In order to better understand that, let’s look at a brick and mortar relationship with their products. Target, for example, is a standard, old-school brick and mortar shop. You go to find specific products and walk up and down aisles. When you find something that interests you, you don’t purchase it through that product. Instead you bring it to the Target checkout clerk, and they will charge you for it. And believe me, Target gets their fair share of the purchase of that item. If Target finds that the product has stickers telling you to purchase this item from Amazon or another location for a lesser amount, Target will remove the item from the shelves, and rightfully so. It is their brand that is bringing in the customers, not the products.

Now that we’re all on the same page regarding In-App Purchase, let’s look at a few recent news stories.

Spotify v. Apple

In the last few weeks, Spotify has been in the news as they feel bullied by Apple with regards to IAP. The relationship between Spotify and Apple has been rocky ever since Apple introduced Apple Music, a competing music subscription service.

https://www.bloomberg.com/opinion/articles/2019-03-18/n-spotify-vs-apple-there-are-no-heroes-shira-ovide

Spotify is one of those apps that fall into the Reader category, so their customers have to leave the app in order to subscribe to the service. This is one of the key no-no’s in user experience: don’t make your user leave your app. After all, once you leave the app, you may never come back. The goal is to have your customers spend more time in your app, not less.

Also, it is very confusing when you download an app like Spotify. When you launch it on iOS, you are only introduced to the free Spotify service, and Spotify isn’t allowed to tell you about the paid service. This does Spotify a great disservice, while it benefits Apple greatly.

Spotify could rectify this quickly, by simply re-adding In-App Purchase, either eating the 30%, or by increasing the price of their service. Neither of those choices are interesting to Spotify because they lose money or appear greedy. And remember, in this market, margins are extremely thin (I used to work on Rhapsody).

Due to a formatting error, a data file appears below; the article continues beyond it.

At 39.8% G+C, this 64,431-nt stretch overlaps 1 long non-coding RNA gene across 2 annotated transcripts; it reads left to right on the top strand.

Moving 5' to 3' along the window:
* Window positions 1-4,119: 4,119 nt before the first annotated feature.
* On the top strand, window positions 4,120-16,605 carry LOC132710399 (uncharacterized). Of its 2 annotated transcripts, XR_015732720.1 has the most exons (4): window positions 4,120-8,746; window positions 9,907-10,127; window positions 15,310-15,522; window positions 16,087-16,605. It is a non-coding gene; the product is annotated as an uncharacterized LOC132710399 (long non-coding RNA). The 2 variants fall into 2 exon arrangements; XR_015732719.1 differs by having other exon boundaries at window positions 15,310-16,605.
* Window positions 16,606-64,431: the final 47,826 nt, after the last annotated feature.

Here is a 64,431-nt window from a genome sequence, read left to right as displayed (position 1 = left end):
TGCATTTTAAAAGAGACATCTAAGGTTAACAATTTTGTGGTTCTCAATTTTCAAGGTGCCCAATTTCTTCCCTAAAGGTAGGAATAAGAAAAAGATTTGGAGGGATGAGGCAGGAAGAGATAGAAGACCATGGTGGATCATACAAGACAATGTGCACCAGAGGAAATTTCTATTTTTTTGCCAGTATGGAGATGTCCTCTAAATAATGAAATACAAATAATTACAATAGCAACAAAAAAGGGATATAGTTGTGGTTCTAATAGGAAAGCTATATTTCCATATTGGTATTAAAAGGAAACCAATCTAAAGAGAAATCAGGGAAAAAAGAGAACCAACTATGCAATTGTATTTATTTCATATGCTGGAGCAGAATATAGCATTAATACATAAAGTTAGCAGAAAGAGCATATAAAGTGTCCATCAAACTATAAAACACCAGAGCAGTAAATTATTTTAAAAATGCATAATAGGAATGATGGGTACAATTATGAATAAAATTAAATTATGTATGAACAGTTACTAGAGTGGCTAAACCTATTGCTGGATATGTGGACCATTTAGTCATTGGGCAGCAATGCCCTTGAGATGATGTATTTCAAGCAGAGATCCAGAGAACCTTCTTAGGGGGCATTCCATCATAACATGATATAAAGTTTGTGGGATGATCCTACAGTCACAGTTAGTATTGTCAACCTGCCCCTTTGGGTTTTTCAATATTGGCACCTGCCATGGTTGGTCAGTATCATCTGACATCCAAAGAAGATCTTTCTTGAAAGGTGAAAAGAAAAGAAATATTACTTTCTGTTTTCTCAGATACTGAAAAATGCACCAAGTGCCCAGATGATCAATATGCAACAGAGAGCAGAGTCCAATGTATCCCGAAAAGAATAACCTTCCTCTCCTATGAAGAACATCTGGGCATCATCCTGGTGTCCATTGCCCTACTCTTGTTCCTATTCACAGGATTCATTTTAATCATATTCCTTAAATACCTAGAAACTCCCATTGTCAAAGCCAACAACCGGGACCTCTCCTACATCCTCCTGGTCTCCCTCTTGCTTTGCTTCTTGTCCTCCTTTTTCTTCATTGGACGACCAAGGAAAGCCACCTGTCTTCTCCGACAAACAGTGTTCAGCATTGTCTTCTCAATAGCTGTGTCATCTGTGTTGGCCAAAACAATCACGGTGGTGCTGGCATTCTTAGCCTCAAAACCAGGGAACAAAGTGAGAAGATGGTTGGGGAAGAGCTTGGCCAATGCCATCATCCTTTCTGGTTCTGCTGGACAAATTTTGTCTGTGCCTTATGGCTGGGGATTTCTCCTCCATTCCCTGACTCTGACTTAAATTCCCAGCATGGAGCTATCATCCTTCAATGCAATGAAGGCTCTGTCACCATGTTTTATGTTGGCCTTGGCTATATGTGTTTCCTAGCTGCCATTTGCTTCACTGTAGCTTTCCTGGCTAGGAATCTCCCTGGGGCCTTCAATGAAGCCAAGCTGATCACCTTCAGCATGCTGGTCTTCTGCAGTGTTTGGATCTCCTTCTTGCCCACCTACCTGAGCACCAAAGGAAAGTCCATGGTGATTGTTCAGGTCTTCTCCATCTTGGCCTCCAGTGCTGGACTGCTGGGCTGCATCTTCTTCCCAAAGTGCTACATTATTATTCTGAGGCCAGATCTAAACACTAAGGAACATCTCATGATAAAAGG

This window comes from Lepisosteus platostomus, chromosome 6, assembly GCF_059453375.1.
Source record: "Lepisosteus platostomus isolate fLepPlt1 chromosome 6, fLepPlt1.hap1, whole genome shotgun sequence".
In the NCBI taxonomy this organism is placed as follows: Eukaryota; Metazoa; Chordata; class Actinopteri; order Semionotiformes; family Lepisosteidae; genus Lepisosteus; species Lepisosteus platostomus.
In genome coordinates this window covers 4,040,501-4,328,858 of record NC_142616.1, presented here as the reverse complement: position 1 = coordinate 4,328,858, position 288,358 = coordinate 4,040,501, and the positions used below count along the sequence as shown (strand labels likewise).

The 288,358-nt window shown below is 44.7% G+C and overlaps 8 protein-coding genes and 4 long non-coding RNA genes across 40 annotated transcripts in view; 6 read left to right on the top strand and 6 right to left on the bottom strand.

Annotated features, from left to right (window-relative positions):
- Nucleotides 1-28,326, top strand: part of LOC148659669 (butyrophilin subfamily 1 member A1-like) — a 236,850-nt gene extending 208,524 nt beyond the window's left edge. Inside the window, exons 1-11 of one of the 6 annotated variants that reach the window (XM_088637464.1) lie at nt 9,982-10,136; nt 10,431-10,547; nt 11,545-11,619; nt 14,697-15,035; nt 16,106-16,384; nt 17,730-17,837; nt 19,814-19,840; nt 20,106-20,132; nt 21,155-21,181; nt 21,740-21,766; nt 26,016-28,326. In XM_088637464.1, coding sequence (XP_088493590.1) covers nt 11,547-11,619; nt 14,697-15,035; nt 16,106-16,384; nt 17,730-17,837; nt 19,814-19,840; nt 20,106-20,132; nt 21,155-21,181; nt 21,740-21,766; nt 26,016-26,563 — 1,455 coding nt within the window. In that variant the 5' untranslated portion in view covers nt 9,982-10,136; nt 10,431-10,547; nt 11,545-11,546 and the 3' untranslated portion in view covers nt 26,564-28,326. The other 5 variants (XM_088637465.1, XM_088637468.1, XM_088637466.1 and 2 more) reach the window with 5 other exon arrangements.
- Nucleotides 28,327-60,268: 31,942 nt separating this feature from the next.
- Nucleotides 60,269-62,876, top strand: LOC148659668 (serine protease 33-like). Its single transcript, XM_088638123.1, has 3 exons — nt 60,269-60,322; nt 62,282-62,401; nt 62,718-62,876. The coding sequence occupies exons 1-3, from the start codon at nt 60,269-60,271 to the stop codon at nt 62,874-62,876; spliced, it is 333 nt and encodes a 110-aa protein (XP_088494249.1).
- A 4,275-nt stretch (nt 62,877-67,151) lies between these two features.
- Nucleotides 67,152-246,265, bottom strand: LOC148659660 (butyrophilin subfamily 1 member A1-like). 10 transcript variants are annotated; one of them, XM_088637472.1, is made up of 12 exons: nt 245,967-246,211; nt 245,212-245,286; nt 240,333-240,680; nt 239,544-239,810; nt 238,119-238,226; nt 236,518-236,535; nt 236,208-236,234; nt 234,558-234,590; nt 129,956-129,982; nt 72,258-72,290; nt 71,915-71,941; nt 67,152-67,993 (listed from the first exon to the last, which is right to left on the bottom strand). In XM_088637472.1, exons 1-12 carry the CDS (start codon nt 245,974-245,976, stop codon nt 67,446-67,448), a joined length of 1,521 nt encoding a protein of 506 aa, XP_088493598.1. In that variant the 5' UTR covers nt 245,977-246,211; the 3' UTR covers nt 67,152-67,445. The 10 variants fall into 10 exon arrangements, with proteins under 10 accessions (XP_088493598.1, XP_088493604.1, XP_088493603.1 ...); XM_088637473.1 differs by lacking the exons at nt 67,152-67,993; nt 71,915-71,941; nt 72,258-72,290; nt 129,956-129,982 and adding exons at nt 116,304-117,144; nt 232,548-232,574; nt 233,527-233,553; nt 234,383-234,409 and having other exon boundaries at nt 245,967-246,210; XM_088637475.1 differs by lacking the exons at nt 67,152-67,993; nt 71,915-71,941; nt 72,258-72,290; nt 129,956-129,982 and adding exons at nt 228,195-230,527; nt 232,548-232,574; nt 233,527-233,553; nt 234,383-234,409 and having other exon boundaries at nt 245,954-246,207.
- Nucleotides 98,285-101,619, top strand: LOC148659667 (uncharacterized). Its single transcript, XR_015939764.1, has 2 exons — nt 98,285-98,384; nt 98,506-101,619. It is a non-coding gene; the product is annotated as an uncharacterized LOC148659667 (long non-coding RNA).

So now Spotify is not in the best position, as they don’t have the ability to present the same user experience that people enjoy on the web. They were unhappy enough to have brought this up with European regulators a few weeks back. They are hoping that someone will force Apple to change their guidelines with regards to competition and In-App Purchase.

But this complaint isn’t new.

Netflix v. Apple

Netflix has been on the App Store for quite some time. When it first came out, it decided to be a Reader app, as they didn’t want to pay the 30% ‘Apple tax’. So they made it a dumb reader, and realized that their customers were simply confused as to how to proceed with creating an account and subscribing. Netflix wanted to put information in their marketing text or within the app, but were consistently denied and rejected.

After a while, Netflix decided to make it easier for their customers to sign up on the iOS platform, and they added support for IAP. While this was a boon for their customers on iOS, it ate significantly into their margins. After a long run being the Top Grossing app in the App Store, they decided to step back to a dumb reader, despite Apple backing down to a 15% fee after the first year.

There are numerous reasons why Netflix decided to pull the plug on IAP, and the 30% was just one of the reasons why they chose to do so. The key reason, I believe, was because Apple was becoming a competitor.

Competition

While Apple has been a device maker since the beginning, we have seen them entering into other markets where they see a need and have the ability to make money. This includes the sale of movies, music, books, music subscriptions, cloud and soon to be an original content creator and news agency.

As you can see, Apple is a competitor to many of the companies represented in the App Store, including Spotify and Netflix. If you were either of those, would you want to continue to fund Apple in order to compete harder against you? I know I wouldn’t.